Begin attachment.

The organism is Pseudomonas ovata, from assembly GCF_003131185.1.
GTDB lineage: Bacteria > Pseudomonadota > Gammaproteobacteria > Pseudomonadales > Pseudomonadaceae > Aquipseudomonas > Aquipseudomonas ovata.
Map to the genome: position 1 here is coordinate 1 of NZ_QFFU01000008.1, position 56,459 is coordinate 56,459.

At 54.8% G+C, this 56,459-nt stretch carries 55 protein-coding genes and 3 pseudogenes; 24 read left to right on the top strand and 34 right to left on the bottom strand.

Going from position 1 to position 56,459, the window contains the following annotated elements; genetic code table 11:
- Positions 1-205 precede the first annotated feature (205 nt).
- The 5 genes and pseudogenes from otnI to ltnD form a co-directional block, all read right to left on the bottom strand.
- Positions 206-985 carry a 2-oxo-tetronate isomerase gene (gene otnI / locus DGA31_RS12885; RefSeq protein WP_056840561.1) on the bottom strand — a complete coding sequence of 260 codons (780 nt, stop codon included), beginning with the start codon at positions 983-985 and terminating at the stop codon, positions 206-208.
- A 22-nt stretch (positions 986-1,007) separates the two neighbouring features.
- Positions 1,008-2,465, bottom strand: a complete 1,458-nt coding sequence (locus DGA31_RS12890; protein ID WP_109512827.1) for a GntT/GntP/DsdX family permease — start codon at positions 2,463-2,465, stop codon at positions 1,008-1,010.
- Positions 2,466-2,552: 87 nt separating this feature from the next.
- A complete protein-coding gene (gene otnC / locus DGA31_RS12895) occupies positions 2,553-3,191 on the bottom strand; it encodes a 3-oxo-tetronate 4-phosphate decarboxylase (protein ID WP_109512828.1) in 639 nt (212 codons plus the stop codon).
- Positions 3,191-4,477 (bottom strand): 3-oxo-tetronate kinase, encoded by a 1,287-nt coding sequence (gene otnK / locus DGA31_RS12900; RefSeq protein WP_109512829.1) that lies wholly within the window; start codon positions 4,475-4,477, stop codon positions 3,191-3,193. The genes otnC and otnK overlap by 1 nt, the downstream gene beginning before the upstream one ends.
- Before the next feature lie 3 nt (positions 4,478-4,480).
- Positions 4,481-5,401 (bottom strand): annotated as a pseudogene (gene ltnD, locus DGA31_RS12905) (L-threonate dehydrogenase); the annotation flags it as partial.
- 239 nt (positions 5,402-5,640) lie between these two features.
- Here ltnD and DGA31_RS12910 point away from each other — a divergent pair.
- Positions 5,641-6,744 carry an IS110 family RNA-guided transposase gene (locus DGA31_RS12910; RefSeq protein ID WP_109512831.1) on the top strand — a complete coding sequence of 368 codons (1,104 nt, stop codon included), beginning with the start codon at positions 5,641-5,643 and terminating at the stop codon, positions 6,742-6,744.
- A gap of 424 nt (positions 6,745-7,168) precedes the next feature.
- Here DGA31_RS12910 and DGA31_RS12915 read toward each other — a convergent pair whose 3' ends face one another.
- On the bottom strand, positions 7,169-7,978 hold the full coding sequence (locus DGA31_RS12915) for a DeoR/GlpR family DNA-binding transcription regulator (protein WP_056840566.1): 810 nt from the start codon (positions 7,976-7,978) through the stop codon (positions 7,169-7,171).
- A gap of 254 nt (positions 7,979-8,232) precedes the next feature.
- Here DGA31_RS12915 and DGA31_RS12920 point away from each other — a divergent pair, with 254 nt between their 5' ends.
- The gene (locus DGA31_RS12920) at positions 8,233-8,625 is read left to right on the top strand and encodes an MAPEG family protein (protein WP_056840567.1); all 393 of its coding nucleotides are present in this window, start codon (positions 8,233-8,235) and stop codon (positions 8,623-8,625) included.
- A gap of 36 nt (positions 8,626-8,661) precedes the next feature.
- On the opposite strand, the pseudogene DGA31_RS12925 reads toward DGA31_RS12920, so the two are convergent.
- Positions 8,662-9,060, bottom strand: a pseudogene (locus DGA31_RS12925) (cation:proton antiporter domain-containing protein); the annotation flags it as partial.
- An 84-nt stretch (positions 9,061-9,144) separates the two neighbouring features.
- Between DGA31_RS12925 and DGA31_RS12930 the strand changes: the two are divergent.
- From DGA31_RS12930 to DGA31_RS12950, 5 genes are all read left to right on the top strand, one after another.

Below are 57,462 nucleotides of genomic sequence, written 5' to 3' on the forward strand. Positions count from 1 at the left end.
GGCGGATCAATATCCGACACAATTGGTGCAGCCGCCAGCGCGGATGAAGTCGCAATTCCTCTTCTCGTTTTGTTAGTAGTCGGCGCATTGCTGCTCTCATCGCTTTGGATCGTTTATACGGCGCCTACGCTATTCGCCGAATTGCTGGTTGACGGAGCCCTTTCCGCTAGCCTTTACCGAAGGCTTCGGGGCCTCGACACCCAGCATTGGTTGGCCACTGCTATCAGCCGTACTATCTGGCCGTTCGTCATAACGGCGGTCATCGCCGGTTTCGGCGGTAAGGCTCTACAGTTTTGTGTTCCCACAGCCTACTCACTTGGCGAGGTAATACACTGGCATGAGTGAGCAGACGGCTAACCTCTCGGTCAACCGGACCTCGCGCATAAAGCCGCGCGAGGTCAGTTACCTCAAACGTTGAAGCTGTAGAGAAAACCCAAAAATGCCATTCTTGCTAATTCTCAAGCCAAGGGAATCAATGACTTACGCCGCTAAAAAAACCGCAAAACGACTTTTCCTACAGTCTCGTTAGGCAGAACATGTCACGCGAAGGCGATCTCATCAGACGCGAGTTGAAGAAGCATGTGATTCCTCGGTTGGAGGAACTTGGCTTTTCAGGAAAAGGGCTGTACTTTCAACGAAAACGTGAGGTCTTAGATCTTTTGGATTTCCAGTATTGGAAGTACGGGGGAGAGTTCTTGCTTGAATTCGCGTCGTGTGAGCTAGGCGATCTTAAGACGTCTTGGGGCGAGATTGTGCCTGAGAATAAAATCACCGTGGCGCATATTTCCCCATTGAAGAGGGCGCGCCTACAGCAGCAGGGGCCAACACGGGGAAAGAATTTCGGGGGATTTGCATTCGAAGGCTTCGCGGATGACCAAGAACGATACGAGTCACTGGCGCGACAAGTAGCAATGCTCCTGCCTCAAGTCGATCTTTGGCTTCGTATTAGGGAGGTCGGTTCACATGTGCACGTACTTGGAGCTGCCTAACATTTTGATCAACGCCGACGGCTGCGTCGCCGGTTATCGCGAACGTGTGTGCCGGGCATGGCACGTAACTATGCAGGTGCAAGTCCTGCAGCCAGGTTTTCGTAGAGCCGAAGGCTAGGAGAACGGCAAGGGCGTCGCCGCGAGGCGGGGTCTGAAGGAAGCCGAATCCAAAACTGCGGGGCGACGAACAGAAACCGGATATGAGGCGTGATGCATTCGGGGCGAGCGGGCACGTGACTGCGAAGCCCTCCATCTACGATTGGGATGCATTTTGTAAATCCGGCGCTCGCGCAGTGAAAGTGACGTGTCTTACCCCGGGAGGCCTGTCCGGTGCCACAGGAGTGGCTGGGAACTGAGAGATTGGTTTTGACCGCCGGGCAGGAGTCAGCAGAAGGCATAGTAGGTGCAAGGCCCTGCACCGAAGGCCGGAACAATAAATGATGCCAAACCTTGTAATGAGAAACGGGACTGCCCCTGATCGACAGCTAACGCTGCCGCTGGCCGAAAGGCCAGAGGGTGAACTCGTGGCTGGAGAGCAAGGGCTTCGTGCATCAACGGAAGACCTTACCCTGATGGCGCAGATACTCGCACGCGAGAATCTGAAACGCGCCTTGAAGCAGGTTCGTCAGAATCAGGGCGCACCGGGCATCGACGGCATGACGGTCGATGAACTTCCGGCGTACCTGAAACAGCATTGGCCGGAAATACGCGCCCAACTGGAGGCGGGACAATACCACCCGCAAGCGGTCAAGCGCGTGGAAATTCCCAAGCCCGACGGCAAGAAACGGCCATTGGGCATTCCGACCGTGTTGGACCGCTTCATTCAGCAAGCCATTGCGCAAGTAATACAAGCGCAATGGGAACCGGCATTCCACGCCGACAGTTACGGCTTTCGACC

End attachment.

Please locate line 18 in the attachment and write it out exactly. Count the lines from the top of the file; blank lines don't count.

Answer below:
- Positions 5,641-6,744 carry an IS110 family RNA-guided transposase gene (locus DGA31_RS12910; RefSeq protein ID WP_109512831.1) on the top strand — a complete coding sequence of 368 codons (1,104 nt, stop codon included), beginning with the start codon at positions 5,641-5,643 and terminating at the stop codon, positions 6,742-6,744.